Coming Soon! Little Blog on the Prairie, by Cathleen Davitt Bell

Back in January, I attended the American Library Association meeting in Boston. Many of the publishers there hand out  ARCs (Advanced Reading Copies) of upcoming books. Some of these books have already come out, some are coming out as late as October. ARCs haven’t been completely finished, so there are occasional spelling mistakes, or missing illustrations, or spacing errors. Mostly though, that doesn’t matter. What’s fun is getting to see the books come out and being able to say “Hey, I already read that!”  Little Blog on the Prairie by Cathleen Davitt Bell was one of the first ARCs I picked up, and I’m so glad I did!

* * *

Genevieve (Gen to everyone) is supposed to be having a normal summer between sixth and seventh grades; attending soccer camp, shopping at the mall, hanging out with her friends. But instead, she’s living in 1890.

Of course, it’s  not really 1890.  But it might as well be!  Gen’s mother grew up loving Little House on the Prairie, and wishing she could live with the Ingalls family on the frontier. So when she discovered a family summer vacation that promises to recreate life in the 1890s, she signed up the whole family. Gen’s not happy about it, but how bad can pretending to live in 1890 be?

Pretty bad, as it turns out.  The family running the place? They’re not pretending–they live like it IS 1890. Even clothing from 2010, like jeans, t-shirts and sneakers are not permitted!  Gen is given a complete 1890s makeover–from pantaloons to petticoats to her heavy long dress. She has to wear her hair in braids. Anything  invented before 1891– including i-pods, lip gloss, TVs,  computers, hair dryers, junk food, and cell phones–are confiscated. But even as she’s being made over, Gen manages to hide her cellphone.  It’s her only link to normalcy and her friends!

Now Gen, her younger brother Gavin and her parents are living in a one-room shack. She’s milking a cow, tending a garden and trying to keep the bears away from the house. Gen has to share a bed with Gavin (ugh!)  and help her mother cook with only three ingredients (corn meal, water, and beans, enriched by an occasional pat of borrowed butter), as well as doing the laundry (By hand! On a washboard! In cold water!).  The family running the “1890 vacation”–Ron, Betsy and their daughter Nora–seem to think life was better before technology, but Gen is quite sure they’re delusional.

There are some things that could be fun though. Three other families have joined them in 1890, including some other kids. There’s  Kat, a goth 12 year old who’s no more excited about this situation than Gen, Matt, an obvious athlete, and Caleb, a cute but quiet mystery.  And Gen has her cell phone.

To save her sanity, she texts messages to her friends back home about what’s happening in 1890. She shares everything with them. As the days go by, Gen soon finds that there are some redeeming things about living in 1890, if you have the right people to turn to. She’s spending more time with her parents than she ever remembers. Gavin is turning out to be not so bad, for a little brother. And Kat is fun to be around. Caleb might even be interested in her…if Nora didn’t keep showing up whenever they’re together. She doesn’t even mind when her friends back home text her that they’ve created a blog from her e-mails.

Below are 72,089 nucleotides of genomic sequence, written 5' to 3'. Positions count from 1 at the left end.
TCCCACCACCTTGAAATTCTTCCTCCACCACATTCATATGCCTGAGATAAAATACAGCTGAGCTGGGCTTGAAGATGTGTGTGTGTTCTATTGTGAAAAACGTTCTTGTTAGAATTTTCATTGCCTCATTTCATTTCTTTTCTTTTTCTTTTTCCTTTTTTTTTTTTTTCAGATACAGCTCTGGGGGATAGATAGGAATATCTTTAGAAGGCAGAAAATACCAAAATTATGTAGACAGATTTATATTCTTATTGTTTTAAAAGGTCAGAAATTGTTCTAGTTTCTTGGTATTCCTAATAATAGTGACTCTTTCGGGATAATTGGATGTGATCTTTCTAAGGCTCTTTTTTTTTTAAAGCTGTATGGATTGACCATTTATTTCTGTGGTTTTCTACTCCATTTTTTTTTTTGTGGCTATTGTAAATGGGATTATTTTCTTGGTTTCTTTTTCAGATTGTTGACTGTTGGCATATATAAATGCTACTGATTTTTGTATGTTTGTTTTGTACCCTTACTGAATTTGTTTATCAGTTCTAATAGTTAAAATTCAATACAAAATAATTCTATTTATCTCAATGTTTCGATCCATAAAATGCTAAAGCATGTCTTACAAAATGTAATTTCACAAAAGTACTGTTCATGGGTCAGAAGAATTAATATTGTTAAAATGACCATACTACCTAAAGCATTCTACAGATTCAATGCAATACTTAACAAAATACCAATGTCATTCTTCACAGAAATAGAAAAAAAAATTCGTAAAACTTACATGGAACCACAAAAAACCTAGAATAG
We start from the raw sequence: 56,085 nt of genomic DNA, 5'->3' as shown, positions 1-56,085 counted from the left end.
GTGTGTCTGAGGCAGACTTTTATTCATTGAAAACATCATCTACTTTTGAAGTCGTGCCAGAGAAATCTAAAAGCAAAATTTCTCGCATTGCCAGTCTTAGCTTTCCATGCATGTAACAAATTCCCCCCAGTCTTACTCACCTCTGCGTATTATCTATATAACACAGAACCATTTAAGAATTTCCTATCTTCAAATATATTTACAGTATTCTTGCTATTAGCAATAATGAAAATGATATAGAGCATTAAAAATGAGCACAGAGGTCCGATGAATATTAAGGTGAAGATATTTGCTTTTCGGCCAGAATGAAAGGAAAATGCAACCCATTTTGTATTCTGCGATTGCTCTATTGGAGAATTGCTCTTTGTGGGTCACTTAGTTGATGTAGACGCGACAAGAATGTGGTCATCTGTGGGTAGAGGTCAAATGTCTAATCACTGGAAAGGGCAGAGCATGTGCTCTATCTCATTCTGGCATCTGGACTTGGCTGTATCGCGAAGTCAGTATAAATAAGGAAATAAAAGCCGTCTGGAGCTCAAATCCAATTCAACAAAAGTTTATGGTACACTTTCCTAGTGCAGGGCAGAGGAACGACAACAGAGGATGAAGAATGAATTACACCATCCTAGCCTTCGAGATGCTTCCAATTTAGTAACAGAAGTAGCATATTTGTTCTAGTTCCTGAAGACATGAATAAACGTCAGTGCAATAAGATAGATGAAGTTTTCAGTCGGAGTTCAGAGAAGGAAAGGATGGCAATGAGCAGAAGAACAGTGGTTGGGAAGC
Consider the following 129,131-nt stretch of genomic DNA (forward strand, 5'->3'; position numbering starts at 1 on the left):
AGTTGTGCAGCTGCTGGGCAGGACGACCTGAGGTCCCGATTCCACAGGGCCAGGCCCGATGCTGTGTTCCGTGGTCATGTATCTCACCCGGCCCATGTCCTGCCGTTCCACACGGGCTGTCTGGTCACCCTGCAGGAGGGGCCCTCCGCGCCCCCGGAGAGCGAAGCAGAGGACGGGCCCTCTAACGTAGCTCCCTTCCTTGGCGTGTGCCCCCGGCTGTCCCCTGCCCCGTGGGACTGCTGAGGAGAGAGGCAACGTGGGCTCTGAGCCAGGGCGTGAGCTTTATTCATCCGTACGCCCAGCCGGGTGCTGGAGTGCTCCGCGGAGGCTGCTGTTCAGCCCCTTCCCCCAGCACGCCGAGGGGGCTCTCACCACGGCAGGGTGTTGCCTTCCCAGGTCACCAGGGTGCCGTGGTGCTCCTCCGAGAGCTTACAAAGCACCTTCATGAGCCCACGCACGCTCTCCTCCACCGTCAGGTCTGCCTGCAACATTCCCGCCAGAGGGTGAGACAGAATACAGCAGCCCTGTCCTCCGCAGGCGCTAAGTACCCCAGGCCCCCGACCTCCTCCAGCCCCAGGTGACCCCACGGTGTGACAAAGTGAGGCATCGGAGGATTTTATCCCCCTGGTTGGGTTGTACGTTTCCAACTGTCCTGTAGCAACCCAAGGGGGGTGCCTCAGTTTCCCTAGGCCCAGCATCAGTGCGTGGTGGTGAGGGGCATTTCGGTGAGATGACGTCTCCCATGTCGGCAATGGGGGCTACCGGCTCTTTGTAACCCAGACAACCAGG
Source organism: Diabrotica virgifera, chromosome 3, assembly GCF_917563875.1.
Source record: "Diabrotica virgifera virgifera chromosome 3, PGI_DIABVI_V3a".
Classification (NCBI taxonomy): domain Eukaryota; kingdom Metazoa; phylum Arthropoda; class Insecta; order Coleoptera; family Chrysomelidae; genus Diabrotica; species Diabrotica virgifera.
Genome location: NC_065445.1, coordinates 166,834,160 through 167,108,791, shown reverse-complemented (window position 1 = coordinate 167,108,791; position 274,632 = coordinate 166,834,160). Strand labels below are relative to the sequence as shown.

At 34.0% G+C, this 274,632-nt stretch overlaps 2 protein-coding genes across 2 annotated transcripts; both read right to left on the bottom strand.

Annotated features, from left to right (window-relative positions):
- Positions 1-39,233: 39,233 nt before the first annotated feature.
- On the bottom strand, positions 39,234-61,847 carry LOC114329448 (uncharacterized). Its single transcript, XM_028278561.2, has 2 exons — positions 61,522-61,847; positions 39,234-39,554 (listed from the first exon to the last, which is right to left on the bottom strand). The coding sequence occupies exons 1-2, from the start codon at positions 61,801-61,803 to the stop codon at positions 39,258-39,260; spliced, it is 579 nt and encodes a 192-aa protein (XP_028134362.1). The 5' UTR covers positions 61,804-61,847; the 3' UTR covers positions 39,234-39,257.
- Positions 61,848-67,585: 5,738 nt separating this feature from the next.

But when Gen makes a big mistake, will it ruin her happy Little Blog on the Prairie?  Only her friends can save her. But is it the good friends at home, or the new friends she’s made in 1890?

* * *

I LOVED this book!  I laughed out loud at many of the blog entries. (Gen on her new outfit: “Help! I’m dressed up like an American Girl Doll minus the fashion sense. My sleeves are so tight I can’t lift my arms above my head. Is this the new me?”)  The details about what life would really be like are eye-opening for readers.  If you ever saw the PBS series Frontier House, this reminds me a bit of that situation.  People might think it’s romantic to live out on the great prairies, but if you actually were to try  it, the reality would be quite different. Most historical fiction books leave out things like outhouses, an abundance of beans, and the lack of running water for washing and bathing, but Gen reveals them to everyone.

Gen is a great character, and her words–both the texts she sends to her friends and the story she’s telling in the book–ring true. I think fans of the Little House series and other historical fiction will enjoy this book, as will girls who like humorous stories…especially if they enjoy a touch of romance. Kids trying to find something about unusual situations or stories about ‘how I spent my summer’ will find it fun. I know I’ll be recommending it to readers for quite awhile. Little Blog on the Prairie is being released in mid-May, so look for it coming to the library soon!


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